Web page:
Collin: – While I’d definitely say that we have more in common musically with arcane epic metal bands such as Manilla Road and Tales of Medusa than we do with the straight up doom bands like Reverend Bizarre, I think it’s still important to recognize the doom element of our sound. At the end of the day, the epic doom sound is really the at heart of the band. We always strive to imbue our songs with that mystical and arcane vibe that made the music off early Candlemass and Solitude Aeturnus so compelling.
Bass on the demo was peformed by Ryan Donoho, but since then you have recruited Adam Blake. Where did you find him, what is his background and how does it fit in in the band both as a musician and personality wise?
Collin: – Adam is a great addition to the band and I’m very glad that Sarah and Shawn found him. Not only is he a top notch bassist and a very energetic stage presence, he also is a great fit for us personality wise. All positive vibes and has a great sense of humor!
Give us a little insight into how you write songs for Smoulder. Is everyone involved, or are there only a few members contributing?
Collin: – Everyone is involved in the writing for Smoulder, which is something that I really enjoy about us. Each person definitely has their own style of writing that they bring to the table, which definitely keeps things interesting and varied. However we have a really great chemistry and feeling for each other’s styles and influences so that whatever we individually come up with usually fits within the context and vision of the band.
Kevin: – Our songwriting is a mixture of individual composition and collaboration between band members. Sometimes one member will write a whole song by themselves to present to the group, and other times when one of us hits a dead end in the songwriting process, that person will pass the song off to another member to continue writing. For example, “Bastard Steel” was co-written by both Collin and myself. Collin came up with most of the main riffs, while I wrote the bridge section in the middle to tie it all together. Everyone in the band is involved in the songwriting process. Sarah Ann focuses on lyrics while the rest of the band works on the music.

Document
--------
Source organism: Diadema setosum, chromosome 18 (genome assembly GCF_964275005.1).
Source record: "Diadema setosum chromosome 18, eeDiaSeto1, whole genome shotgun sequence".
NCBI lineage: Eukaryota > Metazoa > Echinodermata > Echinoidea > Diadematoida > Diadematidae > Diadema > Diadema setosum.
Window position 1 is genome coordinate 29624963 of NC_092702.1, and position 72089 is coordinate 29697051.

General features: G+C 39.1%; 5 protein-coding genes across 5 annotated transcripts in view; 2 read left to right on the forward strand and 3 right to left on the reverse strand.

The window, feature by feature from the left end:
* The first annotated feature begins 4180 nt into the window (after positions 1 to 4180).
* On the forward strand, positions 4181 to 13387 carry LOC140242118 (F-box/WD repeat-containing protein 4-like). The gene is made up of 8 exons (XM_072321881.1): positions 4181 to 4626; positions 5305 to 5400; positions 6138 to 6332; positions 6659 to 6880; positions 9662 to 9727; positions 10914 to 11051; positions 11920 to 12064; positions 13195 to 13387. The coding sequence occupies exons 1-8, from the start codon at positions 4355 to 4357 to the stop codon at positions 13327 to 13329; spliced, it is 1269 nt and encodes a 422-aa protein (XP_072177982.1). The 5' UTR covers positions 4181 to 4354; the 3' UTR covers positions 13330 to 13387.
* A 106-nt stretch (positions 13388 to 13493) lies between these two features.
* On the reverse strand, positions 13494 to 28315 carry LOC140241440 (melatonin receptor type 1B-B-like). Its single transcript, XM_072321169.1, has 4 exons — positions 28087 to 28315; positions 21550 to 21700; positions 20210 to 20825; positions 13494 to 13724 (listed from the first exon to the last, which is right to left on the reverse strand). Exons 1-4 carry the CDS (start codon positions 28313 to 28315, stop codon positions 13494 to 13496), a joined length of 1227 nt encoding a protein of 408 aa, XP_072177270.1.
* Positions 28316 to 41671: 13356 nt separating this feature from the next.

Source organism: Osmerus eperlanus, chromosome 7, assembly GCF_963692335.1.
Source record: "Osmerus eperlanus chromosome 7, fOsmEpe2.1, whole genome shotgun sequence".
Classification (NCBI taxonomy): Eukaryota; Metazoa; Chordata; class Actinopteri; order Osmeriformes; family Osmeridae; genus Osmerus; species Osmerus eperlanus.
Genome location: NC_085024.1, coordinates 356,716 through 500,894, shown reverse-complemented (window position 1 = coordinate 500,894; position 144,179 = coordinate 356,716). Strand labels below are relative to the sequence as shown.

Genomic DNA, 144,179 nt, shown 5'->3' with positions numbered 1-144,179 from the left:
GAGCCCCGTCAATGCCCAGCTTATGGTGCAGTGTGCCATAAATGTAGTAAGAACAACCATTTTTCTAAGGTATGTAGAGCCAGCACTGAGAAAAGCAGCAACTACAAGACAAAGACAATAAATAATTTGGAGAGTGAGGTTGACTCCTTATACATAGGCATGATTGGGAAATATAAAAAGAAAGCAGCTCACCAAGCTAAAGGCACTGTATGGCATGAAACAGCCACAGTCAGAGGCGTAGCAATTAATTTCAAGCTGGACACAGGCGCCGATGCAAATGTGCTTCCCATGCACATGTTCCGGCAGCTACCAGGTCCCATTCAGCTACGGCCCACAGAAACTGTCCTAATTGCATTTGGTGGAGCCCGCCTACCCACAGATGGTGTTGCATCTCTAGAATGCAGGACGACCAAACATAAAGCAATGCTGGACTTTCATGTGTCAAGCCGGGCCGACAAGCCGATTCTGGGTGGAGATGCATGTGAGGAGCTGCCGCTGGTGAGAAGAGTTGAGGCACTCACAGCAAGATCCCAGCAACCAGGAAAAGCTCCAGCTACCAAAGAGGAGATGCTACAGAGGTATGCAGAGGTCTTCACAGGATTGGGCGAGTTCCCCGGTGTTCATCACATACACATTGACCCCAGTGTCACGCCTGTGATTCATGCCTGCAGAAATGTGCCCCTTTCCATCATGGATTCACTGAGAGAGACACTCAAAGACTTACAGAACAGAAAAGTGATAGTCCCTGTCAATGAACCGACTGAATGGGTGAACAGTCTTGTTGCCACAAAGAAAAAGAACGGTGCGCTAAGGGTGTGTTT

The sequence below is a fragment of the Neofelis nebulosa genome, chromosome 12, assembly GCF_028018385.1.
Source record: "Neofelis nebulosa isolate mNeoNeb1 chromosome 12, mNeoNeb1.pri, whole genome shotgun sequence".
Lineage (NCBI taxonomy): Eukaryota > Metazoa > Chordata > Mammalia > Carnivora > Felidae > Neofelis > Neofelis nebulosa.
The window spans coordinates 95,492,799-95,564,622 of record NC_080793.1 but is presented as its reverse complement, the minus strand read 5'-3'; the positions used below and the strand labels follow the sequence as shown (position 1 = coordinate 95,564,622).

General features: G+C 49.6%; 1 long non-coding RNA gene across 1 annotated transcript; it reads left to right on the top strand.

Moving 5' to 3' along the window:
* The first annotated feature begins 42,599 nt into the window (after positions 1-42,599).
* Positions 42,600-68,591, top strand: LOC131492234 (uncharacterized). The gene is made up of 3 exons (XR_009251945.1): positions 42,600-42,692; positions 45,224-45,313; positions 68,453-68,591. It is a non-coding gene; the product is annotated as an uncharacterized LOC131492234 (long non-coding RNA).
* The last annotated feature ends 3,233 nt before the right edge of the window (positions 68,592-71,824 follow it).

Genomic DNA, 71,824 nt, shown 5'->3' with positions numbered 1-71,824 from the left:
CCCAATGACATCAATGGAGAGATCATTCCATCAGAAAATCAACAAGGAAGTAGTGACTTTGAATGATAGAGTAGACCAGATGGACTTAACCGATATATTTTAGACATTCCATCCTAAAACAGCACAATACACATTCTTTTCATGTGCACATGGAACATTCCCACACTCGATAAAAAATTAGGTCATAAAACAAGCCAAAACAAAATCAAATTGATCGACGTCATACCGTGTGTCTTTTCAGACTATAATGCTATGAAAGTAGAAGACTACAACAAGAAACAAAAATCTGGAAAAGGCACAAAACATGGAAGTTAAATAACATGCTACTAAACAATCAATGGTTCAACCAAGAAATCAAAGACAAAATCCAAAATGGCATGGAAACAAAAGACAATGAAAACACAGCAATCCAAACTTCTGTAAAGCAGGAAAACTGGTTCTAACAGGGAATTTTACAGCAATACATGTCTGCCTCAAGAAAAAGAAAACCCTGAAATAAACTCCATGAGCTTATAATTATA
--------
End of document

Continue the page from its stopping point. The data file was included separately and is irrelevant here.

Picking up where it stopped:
The title of the album is pretty impressive. There is no title song of course, so why did you choose it?
Vincent: – Since the album cover is not based on any of the songs on the album, it didn’t make sense for us to chose a title track. We found it perfectly encapsulated the themes found on the album, and in addition, it’s a line from the short story “The Greater Conquorer” by Michael Moorcock, who also penned the book that “Ilian Of Garathorm” was written about.
The cover art is no less impressive, it’s the work of Michael Whelan as far as I can understand, and originally used for a book. Who came up with the idea of using it, and did you know it originally from the book? Why do you feel it fits this collection of songs?
Sarah (vocals): – One day Vincent and I were at a book store, and he found an art book featuring Michael Whelan paintings. We brought it home, and as I poured through the :images, I came across “The Well of Shiuan.” I instantly said: “This is our album cover.” I grew up surrounded by Frazetta paintings courtesy of my dad, so as I grew older I became interested in the art of Boris Vallejo, Salvador Dali, Alphonse Mucha, Ken Kelly, and Whelan. When I discovered it was originally used for a book, I purchased the trilogy. Altogether, the art perfectly encapsulates our music: I love that we got to use this painting for Smoulder. All of our songs are about revenge, bloodshed, fantasy, and magic.
One thing that definitely sticks out is your logo. I guess you have achieved pretty much what you aimed for with me taking notice of it and the logo catching hte eye of people on festival posters.
Vincent: – I designed the logo very shortly after we chose the band name. I drew dozens of versions before we decided on the current one. Few bands have vertical oriented logos so I thought it would be interesting for us to have one. So far only one person has misread it as “Smouder” haha.